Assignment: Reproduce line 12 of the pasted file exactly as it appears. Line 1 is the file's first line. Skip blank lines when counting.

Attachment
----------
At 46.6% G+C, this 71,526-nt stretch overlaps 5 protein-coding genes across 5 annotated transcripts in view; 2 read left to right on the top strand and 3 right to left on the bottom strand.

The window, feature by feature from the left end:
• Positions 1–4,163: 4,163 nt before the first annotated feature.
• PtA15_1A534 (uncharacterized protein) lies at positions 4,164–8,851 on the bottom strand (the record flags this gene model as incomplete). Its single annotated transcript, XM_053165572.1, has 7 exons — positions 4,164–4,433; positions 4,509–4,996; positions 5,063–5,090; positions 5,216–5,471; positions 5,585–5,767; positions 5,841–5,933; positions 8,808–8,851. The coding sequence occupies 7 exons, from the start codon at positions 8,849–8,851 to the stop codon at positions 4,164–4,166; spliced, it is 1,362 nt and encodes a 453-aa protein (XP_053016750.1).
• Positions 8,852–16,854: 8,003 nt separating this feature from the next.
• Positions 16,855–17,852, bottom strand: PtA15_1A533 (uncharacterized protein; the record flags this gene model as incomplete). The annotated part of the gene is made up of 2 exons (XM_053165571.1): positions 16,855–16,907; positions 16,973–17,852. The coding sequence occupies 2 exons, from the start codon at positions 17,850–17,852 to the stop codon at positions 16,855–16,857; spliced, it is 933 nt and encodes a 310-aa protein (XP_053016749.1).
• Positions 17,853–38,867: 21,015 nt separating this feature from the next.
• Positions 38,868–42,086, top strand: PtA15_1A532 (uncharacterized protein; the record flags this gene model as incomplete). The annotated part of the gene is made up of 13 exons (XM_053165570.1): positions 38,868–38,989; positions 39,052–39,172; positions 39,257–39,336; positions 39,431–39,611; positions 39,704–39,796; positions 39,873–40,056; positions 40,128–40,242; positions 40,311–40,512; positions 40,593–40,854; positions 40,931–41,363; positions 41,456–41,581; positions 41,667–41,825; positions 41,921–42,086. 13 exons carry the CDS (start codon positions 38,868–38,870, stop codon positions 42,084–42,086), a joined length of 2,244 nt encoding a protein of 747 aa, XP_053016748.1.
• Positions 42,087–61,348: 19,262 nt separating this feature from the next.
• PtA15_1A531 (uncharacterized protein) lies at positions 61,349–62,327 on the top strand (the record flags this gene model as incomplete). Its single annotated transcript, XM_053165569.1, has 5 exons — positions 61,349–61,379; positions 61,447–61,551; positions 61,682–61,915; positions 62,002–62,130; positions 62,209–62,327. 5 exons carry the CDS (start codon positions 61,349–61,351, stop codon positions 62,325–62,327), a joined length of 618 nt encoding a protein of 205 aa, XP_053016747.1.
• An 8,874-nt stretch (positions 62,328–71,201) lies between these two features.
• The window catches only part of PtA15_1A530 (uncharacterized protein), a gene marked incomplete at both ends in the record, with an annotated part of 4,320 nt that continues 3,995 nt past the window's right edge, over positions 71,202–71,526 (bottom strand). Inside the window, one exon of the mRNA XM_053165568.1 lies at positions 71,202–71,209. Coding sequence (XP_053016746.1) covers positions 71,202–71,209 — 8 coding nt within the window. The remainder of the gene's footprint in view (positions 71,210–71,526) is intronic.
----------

• The window catches only part of PtA15_1A530 (uncharacterized protein), a gene marked incomplete at both ends in the record, with an annotated part of 4,320 nt that continues 3,995 nt past the window's right edge, over positions 71,202–71,526 (bottom strand). Inside the window, one exon of the mRNA XM_053165568.1 lies at positions 71,202–71,209. Coding sequence (XP_053016746.1) covers positions 71,202–71,209 — 8 coding nt within the window. The remainder of the gene's footprint in view (positions 71,210–71,526) is intronic.